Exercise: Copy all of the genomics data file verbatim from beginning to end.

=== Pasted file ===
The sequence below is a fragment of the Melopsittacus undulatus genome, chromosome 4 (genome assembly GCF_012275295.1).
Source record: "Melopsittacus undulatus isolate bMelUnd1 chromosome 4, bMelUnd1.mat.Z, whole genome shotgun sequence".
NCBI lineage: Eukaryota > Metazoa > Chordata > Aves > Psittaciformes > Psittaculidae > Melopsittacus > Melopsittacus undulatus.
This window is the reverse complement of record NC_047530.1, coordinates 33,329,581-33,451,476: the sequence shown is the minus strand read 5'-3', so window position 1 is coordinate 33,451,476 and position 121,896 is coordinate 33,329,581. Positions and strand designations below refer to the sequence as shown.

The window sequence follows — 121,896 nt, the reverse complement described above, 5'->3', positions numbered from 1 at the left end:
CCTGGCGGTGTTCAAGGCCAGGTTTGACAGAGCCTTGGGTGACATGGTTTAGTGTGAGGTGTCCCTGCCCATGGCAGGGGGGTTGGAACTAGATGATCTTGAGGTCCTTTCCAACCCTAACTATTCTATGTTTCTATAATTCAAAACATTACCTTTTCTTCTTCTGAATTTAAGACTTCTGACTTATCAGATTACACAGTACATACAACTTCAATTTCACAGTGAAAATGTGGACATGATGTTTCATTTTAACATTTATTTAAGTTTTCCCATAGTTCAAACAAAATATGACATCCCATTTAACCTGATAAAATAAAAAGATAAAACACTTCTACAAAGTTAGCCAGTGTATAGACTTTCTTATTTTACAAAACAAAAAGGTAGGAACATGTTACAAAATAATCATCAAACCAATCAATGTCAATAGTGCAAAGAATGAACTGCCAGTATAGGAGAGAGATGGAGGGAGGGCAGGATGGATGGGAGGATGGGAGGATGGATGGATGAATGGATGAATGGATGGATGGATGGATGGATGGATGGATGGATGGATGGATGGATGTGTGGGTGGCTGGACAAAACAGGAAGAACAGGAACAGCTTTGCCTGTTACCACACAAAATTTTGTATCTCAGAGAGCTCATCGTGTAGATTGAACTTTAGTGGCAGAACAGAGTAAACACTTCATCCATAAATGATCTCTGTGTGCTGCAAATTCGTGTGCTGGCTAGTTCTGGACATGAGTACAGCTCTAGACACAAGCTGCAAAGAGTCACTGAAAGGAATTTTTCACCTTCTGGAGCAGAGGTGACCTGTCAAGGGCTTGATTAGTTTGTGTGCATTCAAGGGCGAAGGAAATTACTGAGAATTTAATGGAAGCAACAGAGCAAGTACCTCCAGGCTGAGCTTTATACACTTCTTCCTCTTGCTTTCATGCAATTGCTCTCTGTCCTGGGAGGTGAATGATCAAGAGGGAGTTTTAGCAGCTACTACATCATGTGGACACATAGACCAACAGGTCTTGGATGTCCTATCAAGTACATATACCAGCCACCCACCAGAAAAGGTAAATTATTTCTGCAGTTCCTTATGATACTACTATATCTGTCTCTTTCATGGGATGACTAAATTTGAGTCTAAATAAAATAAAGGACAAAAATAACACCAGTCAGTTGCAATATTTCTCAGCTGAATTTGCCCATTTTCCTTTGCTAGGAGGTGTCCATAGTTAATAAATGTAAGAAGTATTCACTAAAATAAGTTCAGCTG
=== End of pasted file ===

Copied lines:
The sequence below is a fragment of the Melopsittacus undulatus genome, chromosome 4 (genome assembly GCF_012275295.1).
Source record: "Melopsittacus undulatus isolate bMelUnd1 chromosome 4, bMelUnd1.mat.Z, whole genome shotgun sequence".
NCBI lineage: Eukaryota > Metazoa > Chordata > Aves > Psittaciformes > Psittaculidae > Melopsittacus > Melopsittacus undulatus.
This window is the reverse complement of record NC_047530.1, coordinates 33,329,581-33,451,476: the sequence shown is the minus strand read 5'-3', so window position 1 is coordinate 33,451,476 and position 121,896 is coordinate 33,329,581. Positions and strand designations below refer to the sequence as shown.

The window sequence follows — 121,896 nt, the reverse complement described above, 5'->3', positions numbered from 1 at the left end:
CCTGGCGGTGTTCAAGGCCAGGTTTGACAGAGCCTTGGGTGACATGGTTTAGTGTGAGGTGTCCCTGCCCATGGCAGGGGGGTTGGAACTAGATGATCTTGAGGTCCTTTCCAACCCTAACTATTCTATGTTTCTATAATTCAAAACATTACCTTTTCTTCTTCTGAATTTAAGACTTCTGACTTATCAGATTACACAGTACATACAACTTCAATTTCACAGTGAAAATGTGGACATGATGTTTCATTTTAACATTTATTTAAGTTTTCCCATAGTTCAAACAAAATATGACATCCCATTTAACCTGATAAAATAAAAAGATAAAACACTTCTACAAAGTTAGCCAGTGTATAGACTTTCTTATTTTACAAAACAAAAAGGTAGGAACATGTTACAAAATAATCATCAAACCAATCAATGTCAATAGTGCAAAGAATGAACTGCCAGTATAGGAGAGAGATGGAGGGAGGGCAGGATGGATGGGAGGATGGGAGGATGGATGGATGAATGGATGAATGGATGGATGGATGGATGGATGGATGGATGGATGGATGGATGGATGTGTGGGTGGCTGGACAAAACAGGAAGAACAGGAACAGCTTTGCCTGTTACCACACAAAATTTTGTATCTCAGAGAGCTCATCGTGTAGATTGAACTTTAGTGGCAGAACAGAGTAAACACTTCATCCATAAATGATCTCTGTGTGCTGCAAATTCGTGTGCTGGCTAGTTCTGGACATGAGTACAGCTCTAGACACAAGCTGCAAAGAGTCACTGAAAGGAATTTTTCACCTTCTGGAGCAGAGGTGACCTGTCAAGGGCTTGATTAGTTTGTGTGCATTCAAGGGCGAAGGAAATTACTGAGAATTTAATGGAAGCAACAGAGCAAGTACCTCCAGGCTGAGCTTTATACACTTCTTCCTCTTGCTTTCATGCAATTGCTCTCTGTCCTGGGAGGTGAATGATCAAGAGGGAGTTTTAGCAGCTACTACATCATGTGGACACATAGACCAACAGGTCTTGGATGTCCTATCAAGTACATATACCAGCCACCCACCAGAAAAGGTAAATTATTTCTGCAGTTCCTTATGATACTACTATATCTGTCTCTTTCATGGGATGACTAAATTTGAGTCTAAATAAAATAAAGGACAAAAATAACACCAGTCAGTTGCAATATTTCTCAGCTGAATTTGCCCATTTTCCTTTGCTAGGAGGTGTCCATAGTTAATAAATGTAAGAAGTATTCACTAAAATAAGTTCAGCTG